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Earth Day is an annual event celebrated each year on April 22nd. The worldwide celebration includes rallies, conferences, outdoor activities and service projects with a two-fold purpose: to celebrate the planet’s environment and to raise awareness about pollution and it’s impacts on both the earth and our health.
What started as a grassroots movement, has now become a worldwide event celebrated by millions of people around the globe. Now recognized as the planet’s largest civic event, the first Earth Day created the public support that led to the passage of landmark environmental laws in the United States, including the Clean Air, Clear Water, and Endangered Species Acts.
How did Earth Day come about?
In the 60’s Americans were driving massive V8 sedans that slurped leaded gas, air pollution was accepted, industry has little fear of bad press as it belched out smoke and smudge. The state of the environment wasn’t top of mind or talked about around the dinner table or on the nightly news. Environmental groups were small and disconnected from one another. The counterculture movement was growing across the United States. War was raging in Vietnam and students nationwide opposed it, overwhelmingly, vocally and physically.
The 1962 publishing of Rachel Carson’s New York Times bestseller Silent Spring became a watershed moment in the environmental movement. Selling more than 500,000 copies in 24 countries, Silent Spring helped raise public awareness of the environment and the links between pollution and health. Interested in seeing what prompted the environmental movement? Silent Spring is still available on Amazon and at other booksellers.
In January of 1969, the worst oil spill of the time happened off the coast of Santa Barbara, California. An estimated 21,000 gallons of oil spilled into the Pacific Ocean over the week and a half it took to cap the well. However, the blowout opened undersea faults and oil and gas continued to seep into the ocean for the remainder of 1969. NOAA, the National Oceanic, and Atmospheric Association estimate a total of 4.2 million gallons of crude oil polluted the ocean, 30 miles of sandy beaches were coated with sludge and hundreds of miles of ocean were a black, oily sheen.
On June 22nd, 1969 the Cuyahoga River in Cleveland caught on fire when sparks from a passing train ignited the oil-soaked debris floating on the river. This was not, however, the first time the river had burned as it had burned at least a dozen times before. The 1969 river fire was not a catalyst to the environmental movement, but the last gasp of an industrial river whose role was changing. In 1968 the residents of the city of Cleveland passed a $100 million bond initiative to clean up the river.
Wisconsin Senator Gaylord Nelson witnessed the 1969 Santa Barbara oil spill and acted. Inspired by the momentum of the student anti-war movement, Nelson realized he could energize the emerging environmental consciousness movement and force environmental protections to the national agenda.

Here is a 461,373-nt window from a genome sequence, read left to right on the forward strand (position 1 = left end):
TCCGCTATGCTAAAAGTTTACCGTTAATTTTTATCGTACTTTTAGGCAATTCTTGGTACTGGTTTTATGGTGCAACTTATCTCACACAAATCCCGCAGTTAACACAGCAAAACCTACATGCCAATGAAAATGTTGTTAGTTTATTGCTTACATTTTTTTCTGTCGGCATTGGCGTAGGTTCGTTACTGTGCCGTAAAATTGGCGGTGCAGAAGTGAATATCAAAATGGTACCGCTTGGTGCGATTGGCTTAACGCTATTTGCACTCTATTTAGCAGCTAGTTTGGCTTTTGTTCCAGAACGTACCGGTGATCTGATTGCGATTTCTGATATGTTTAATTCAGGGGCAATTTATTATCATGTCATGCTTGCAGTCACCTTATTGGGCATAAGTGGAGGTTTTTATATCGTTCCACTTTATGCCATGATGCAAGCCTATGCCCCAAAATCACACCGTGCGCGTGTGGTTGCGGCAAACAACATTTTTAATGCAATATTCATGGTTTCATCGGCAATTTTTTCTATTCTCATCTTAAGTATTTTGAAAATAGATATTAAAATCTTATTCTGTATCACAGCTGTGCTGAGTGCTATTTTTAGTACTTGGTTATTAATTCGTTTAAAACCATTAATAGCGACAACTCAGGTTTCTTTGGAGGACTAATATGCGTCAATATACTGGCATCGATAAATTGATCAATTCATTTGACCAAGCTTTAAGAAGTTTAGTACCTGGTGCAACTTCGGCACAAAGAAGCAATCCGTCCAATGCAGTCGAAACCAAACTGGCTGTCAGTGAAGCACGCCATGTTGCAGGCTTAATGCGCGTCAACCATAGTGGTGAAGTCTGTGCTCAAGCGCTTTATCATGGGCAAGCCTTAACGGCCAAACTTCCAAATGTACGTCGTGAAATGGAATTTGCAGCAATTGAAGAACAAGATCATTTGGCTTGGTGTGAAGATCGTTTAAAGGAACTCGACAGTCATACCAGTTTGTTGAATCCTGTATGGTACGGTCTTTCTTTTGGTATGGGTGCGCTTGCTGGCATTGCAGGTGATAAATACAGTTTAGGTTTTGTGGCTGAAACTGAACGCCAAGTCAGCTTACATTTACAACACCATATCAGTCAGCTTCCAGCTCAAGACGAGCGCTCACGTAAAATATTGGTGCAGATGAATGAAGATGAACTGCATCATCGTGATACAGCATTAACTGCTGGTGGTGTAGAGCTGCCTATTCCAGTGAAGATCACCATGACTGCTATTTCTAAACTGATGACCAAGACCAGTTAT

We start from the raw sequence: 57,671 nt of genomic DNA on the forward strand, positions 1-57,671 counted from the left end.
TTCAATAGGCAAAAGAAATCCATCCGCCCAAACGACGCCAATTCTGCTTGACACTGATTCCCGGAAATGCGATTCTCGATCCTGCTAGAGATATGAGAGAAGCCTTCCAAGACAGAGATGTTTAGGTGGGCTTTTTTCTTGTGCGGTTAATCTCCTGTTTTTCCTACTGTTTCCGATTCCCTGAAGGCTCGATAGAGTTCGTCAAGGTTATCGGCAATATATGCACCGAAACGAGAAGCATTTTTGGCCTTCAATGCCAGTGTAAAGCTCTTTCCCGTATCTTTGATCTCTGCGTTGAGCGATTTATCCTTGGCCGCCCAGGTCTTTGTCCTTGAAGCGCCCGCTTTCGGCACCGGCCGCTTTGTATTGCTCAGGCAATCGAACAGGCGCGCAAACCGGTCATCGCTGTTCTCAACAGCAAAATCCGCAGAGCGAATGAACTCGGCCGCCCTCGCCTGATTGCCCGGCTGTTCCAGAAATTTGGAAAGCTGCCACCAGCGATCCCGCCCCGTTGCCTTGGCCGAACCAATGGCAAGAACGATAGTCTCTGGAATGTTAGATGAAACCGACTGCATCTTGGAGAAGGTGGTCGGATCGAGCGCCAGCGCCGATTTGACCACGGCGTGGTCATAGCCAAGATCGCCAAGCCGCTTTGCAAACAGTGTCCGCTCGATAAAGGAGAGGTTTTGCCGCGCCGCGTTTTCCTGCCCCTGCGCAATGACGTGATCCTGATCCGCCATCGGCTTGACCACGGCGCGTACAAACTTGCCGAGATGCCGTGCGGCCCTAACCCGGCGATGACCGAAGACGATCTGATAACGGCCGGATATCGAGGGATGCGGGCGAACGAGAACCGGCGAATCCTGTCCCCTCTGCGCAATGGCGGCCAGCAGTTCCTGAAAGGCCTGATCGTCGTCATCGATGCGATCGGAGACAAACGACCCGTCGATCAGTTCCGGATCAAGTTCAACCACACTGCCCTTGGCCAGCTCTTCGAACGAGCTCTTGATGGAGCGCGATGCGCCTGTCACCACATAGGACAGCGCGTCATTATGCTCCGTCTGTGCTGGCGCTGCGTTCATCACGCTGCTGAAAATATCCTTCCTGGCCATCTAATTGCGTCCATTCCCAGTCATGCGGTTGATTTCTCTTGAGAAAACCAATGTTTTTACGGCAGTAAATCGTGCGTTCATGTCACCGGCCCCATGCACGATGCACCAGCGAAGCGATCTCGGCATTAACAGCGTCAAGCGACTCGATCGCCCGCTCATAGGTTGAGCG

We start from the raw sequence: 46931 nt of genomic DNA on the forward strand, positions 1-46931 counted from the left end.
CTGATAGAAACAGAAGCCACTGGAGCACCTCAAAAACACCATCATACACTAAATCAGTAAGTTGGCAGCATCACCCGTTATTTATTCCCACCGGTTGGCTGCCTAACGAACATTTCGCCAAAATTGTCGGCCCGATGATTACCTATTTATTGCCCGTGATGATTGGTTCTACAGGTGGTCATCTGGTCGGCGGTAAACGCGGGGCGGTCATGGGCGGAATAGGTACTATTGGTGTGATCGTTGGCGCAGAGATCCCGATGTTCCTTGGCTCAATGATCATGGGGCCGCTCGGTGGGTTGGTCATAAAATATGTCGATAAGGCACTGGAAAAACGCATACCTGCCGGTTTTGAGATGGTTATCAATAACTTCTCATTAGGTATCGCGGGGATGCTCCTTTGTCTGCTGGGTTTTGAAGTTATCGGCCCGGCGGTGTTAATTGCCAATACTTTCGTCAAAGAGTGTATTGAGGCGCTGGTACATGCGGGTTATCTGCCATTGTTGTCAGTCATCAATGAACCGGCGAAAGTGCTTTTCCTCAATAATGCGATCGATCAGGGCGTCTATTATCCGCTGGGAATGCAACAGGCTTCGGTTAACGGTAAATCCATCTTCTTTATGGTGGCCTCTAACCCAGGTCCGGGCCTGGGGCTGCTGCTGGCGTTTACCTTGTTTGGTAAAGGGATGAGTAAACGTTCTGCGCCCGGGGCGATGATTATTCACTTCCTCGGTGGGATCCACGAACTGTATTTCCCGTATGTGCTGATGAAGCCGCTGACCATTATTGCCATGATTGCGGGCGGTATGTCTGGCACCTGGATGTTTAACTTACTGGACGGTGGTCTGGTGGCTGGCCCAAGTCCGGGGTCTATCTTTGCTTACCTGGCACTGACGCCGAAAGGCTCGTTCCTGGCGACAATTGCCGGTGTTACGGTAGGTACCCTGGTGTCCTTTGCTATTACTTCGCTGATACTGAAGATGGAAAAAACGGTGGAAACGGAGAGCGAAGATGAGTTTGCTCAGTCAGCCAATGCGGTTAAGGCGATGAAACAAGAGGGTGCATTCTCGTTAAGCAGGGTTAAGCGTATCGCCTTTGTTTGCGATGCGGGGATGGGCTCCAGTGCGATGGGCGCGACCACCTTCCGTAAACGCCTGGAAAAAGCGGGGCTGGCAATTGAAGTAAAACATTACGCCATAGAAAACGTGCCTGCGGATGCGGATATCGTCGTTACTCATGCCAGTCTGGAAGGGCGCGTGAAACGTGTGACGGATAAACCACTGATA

Nelson, a Democrat, reached across the aisle and persuaded Pete McCloskey, a Republican to serve as his co-chair for a “national teach-in on the environment”. They recruited Denis Hayes, from Harvard, to serve as National Coordinator. Hayes built a staff of 85 to promote events across the country. April 22nd was selected as the date as if fell between Spring Break and Final Exams.
April 22nd, 1970 saw more than 20 million Americans demonstrate for clean air, water, and environmental protections. The first Earth Day was effective and instrumental in persuading Congress to create the United States Environmental Protection Agency in December 1970. The EPA still issues an address annually on Earth Day.
In 1990, the 20th Anniversary of Earth Day, Denis Hayes was asked to organize another campaign. Earth Day was going global! More than 200 million people in 141 countries pushed environmental issues onto the world stage. Recycling efforts were boosted worldwide, and Environmental issues reached the United Nations.
In 1992 the United Nations Earth Summit was held in Rio de Janerio. In 1995 President Bill Clinton awarded the Presidential Medal of Freedom – the highest honor given to civilians in the United States – to Senator Gaylord Nelson for his role as Earth Day founder.
Earth Day 2000 was another Hayes lead campaign. This time the focus was on global warming and clean energy. 5,000 environmental groups in 184 countries reached out to hundreds of millions of people. The 30th anniversary of Earth Day combined the original big-picture focus of the first Earth Day with the grass-roots activism of 1990 on a global scale. From a drum chain that traveled from village to village in Africa, to hundreds of thousands of people gathered on the National Mall in Washington, D.C., the message was loud and clear – Citizens of the world wanted quick and decisive action on the environment.
Forty Years after the first Earth Day, Earth Day 2010 was presented with some unique challenges. Climate change deniers, oil lobbyists, disinterested politicians, and public and a divided environmental community changed the narrative. Despite these challenges, Earth Day and Earth Day Network prevailed. Earth Day 2010 saw 250,000 people gathered on the National Mall for a Climate Rally, A Billion Acts of Green® started a global tree planting initiative that has grown into The Canopy Project, and 22,000 partners in 192 countries were engaged to participate in Earth Day.
In 2016 the United Nations chose April 22nd, to sign the Paris Climate Agreement.
What are you doing for Earth Day 2019?
April 22nd, 2020 will mark the 50th Anniversary of the Earth Day movement. Earth Day Network, the global coordinator of Earth Day, is already working to ensure Earth Day 2020 is the greatest and most diverse mobilization in history.
BY MARY ELLEN KOSANKE